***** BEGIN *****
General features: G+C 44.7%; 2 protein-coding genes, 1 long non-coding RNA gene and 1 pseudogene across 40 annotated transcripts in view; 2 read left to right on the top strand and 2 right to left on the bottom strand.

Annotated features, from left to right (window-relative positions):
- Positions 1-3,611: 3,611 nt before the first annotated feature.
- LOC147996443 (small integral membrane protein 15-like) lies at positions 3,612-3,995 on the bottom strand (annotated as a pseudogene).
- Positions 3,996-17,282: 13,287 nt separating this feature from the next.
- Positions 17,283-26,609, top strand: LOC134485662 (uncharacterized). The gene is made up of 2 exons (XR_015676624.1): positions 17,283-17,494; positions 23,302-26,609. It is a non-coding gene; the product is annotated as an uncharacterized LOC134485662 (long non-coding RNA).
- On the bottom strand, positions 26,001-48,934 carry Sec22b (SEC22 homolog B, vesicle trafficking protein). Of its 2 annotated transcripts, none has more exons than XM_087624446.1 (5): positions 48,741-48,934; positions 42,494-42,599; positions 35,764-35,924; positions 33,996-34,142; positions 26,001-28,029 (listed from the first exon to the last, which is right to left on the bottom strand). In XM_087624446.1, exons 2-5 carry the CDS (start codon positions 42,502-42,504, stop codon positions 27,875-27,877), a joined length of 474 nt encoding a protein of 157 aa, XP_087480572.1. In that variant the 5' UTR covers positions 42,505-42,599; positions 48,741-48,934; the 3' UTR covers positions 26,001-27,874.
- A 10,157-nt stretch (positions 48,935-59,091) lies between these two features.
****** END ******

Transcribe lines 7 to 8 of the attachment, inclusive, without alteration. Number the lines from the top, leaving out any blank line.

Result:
- On the bottom strand, positions 26,001-48,934 carry Sec22b (SEC22 homolog B, vesicle trafficking protein). Of its 2 annotated transcripts, none has more exons than XM_087624446.1 (5): positions 48,741-48,934; positions 42,494-42,599; positions 35,764-35,924; positions 33,996-34,142; positions 26,001-28,029 (listed from the first exon to the last, which is right to left on the bottom strand). In XM_087624446.1, exons 2-5 carry the CDS (start codon positions 42,502-42,504, stop codon positions 27,875-27,877), a joined length of 474 nt encoding a protein of 157 aa, XP_087480572.1. In that variant the 5' UTR covers positions 42,505-42,599; positions 48,741-48,934; the 3' UTR covers positions 26,001-27,874.
- A 10,157-nt stretch (positions 48,935-59,091) lies between these two features.